So I have been thinking a lot about Syd Barrett lately as Pink Floyd has been a hyper focus for me as of late. Now, this article is meant to be speculative, respectful and works off conjecture. I hope I do not offend any of his surviving family with this and more importantly, don’t expect this to be armchair psychology. But it is something worth discussion as I have noticed many analogs between him, myself and other autistic people I know in person.
In case you didn’t know, Barrett was the original lead singer and guitarist of Pink Floyd and wrote much of Piper at the Gates of Dawn, their first album. If you watch the documentary Which One’s Pink, they talk about Syd as someone who didn’t think on the same frequency as other people. He apparently use o walk around on his toes all the time – something my son does. It is actually a form of sensory regulation. The members of Pink Floyd have also said that he was strange long before his heavy drug use.
Barrett’s story is a tragic one. His behavior began to come erratic as the band’s popularity grew and he became increasingly withdrawn. Inevitably, the band let him go without so much as a notice. They just didn’t pick him up one day. Despite this, David Gilmour and Roger Waters both remained close with Barrett and even helped him produce his later solo efforts. Barrett was having trouble focusing however, with Gilmour even lecturing him at one point to let him know his career was on the line. Sounds a lot like executive functioning to me, which many autistics struggle with.
During a taping of American Bandstand, Barrett struggled to mime the words to Apples and Oranges for a performance. While many have said that he was under influence at the time, this terrified glare does not look inebriated to me. It looks like a shutdown. I have been told I have the same cold expression during a stressful conversation.
Barrett would often hide behind light shows with his band. He was a painter by trade but somehow became a songwriter overnight. His academics where often overshadowed by his creativity, and he took Pink Floyd into intriguing psychedelic territory. Waters has said that Syd played the guitar and did things with instruments that no one else had done.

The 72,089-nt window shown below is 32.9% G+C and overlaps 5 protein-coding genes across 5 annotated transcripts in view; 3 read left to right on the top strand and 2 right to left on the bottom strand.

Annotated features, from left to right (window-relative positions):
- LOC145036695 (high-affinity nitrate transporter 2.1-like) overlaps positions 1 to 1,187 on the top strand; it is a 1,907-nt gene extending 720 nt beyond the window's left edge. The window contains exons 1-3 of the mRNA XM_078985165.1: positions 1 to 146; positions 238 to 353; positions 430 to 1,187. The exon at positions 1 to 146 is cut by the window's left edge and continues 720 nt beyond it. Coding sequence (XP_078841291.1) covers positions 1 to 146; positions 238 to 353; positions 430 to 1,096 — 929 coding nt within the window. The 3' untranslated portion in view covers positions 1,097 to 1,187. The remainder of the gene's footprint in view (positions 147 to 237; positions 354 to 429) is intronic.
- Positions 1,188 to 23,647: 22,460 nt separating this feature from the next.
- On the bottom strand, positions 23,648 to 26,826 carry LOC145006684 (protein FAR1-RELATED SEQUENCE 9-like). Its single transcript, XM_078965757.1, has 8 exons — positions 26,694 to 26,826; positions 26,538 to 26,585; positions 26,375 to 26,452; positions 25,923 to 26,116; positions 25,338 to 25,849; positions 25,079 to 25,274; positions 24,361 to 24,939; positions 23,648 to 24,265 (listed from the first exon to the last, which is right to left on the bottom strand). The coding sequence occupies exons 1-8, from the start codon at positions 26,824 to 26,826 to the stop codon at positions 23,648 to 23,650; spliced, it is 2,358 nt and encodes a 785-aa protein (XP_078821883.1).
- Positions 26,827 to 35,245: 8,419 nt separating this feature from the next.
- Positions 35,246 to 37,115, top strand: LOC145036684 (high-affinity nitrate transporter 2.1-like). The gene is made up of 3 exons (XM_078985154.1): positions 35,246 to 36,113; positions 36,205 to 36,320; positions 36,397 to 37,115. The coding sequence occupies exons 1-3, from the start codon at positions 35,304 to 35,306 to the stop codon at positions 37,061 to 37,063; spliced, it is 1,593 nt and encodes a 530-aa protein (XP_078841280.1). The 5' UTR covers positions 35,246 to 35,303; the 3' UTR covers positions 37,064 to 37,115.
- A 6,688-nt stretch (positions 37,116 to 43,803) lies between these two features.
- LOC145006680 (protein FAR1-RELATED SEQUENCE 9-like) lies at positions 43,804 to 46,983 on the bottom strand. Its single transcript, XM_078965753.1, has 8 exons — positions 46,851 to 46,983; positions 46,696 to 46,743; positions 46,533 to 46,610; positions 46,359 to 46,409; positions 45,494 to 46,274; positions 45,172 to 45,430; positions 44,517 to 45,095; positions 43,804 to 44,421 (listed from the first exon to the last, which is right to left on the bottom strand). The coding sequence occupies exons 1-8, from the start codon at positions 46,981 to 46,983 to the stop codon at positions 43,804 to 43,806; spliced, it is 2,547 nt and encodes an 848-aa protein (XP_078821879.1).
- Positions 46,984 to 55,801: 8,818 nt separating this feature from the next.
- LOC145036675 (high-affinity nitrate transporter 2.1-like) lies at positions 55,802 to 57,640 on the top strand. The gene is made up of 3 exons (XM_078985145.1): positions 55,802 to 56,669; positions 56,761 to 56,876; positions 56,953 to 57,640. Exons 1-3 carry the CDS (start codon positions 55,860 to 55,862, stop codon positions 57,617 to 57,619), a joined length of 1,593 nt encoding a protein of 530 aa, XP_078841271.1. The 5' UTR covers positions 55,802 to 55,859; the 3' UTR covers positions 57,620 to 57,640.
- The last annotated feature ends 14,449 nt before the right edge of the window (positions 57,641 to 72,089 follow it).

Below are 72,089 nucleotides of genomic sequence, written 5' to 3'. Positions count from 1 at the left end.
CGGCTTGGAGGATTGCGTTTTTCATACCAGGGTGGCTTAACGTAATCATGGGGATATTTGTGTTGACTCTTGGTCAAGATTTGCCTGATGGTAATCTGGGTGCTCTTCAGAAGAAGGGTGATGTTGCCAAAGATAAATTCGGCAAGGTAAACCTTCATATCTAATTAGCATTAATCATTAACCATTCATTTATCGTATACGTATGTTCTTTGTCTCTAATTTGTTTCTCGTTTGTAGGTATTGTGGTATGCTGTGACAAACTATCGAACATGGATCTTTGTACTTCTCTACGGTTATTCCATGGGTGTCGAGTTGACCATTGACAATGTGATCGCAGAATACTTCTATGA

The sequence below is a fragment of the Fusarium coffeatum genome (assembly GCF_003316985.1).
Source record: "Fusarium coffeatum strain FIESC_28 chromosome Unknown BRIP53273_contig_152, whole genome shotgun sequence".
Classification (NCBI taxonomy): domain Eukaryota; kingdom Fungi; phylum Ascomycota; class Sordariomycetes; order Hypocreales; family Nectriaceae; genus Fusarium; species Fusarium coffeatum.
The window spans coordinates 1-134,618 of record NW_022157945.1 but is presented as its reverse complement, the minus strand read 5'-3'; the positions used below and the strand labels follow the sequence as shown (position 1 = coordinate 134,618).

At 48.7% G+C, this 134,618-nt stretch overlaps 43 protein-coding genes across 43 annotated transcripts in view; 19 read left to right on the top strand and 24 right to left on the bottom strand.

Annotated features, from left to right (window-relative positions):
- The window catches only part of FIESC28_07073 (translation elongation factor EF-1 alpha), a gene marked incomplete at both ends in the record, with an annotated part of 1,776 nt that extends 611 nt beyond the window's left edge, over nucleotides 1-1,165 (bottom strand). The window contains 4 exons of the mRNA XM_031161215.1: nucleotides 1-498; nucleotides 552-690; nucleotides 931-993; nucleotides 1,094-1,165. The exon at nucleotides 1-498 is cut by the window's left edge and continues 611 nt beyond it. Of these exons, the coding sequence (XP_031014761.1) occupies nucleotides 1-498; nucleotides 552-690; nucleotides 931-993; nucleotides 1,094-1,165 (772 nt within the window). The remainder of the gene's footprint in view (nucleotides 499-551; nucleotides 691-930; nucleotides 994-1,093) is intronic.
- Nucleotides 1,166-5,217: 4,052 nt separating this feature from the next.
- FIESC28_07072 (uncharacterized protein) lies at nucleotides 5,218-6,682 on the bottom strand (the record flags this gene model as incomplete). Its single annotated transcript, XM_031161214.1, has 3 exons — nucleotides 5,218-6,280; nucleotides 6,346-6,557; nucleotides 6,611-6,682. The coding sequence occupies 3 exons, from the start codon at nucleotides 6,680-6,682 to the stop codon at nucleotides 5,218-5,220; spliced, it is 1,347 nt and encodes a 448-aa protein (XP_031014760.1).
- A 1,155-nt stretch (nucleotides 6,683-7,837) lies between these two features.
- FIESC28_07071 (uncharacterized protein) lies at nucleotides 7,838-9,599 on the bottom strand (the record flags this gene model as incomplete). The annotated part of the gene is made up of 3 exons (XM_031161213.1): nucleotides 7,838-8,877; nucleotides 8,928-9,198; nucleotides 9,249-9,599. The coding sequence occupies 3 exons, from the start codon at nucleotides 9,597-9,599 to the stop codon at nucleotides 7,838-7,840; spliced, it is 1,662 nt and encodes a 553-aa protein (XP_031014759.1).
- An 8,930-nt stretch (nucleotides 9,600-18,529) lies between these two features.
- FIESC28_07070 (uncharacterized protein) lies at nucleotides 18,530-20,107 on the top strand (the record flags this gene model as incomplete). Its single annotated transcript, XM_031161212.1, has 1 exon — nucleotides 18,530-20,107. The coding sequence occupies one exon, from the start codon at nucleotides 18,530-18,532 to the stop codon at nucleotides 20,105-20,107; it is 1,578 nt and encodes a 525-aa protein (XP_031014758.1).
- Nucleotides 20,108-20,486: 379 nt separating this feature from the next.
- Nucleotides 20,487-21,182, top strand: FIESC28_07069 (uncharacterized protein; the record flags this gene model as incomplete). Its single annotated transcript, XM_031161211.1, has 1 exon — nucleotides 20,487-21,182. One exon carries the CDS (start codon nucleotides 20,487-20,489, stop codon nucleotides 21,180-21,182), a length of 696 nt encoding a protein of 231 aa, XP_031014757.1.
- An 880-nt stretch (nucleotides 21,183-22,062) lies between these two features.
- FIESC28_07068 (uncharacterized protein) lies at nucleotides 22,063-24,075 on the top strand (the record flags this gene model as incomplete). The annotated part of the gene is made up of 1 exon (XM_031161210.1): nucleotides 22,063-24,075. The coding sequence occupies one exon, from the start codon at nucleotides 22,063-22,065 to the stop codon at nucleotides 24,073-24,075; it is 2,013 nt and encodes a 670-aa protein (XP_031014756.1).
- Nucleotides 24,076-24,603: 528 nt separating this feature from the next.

But during the recording of Wish You Were Here, Pink Floyd found a familiar face in a not so familiar state entering the studio. It was Barrett, who had shaved off all his body hair and had gained weight in a short amount of time. The band is said to have been near tears upon seeing him and not recognizing him. Barrett would vanish inevitably, but his breakdown would become a frequent theme of Pink Floyd’s music from then on. He continued to collect royalties from the band for his early work, but shunned any sort of attention from then on, even as reporters hassled him and people would try to visit him. Syd died of cancer in Cambridge in 2006.
Barrett was considered a genius by many but his family has denied he had any sort of mental condition. The most common myth on the internet is that he had schizophrenia. It has also been documented that he was a frequent user of LSD.
Of course, everyone did back then. It was a par for the psychedelic course. And not everyone went crazy. In fact, a study in 2015 by the Journal of Psychopharmacology found no link between the use of such controlled substances and mental illness. Zero. Even David Gilmour has said that he does not believe the drugs were the perpetrator of his breakdown – he thinks they may have been a catalyst (and probably didn’t help things.)
One doctor who heard a tape of Barrett talking called him incurable. From a tape. If a doctor did that these days you would be sure he would lose his license. I feel it’s another line in the long history of misdiagnosed mental states. My sister who is nonverbal, when my mother took her to a doctor and asked him what was wrong, he answered:
“Well ma’am, if I could cut open her head and see, I could tell you.”
That is verbatim folks.
I myself was in bad scenes when I was younger, trying to make it as a musician. If you listen to Ghost Mouse Ball Riders by Future Eater on Chiptunes 4 Autism Volume 1, you can read autist Andrew Sargent’s liners about how he suffered from drug abuse when trying to camouflage into society.
This is the danger of camoflauge when we try to make someone hide or disguise their Autism. They breakdown, fade or disappear. Empowering these people and shining those differences to a sparkle in part of our goal.
Syd Barrett was a diamond to be sure. There is much speculation over his fall, but the discussion should continue.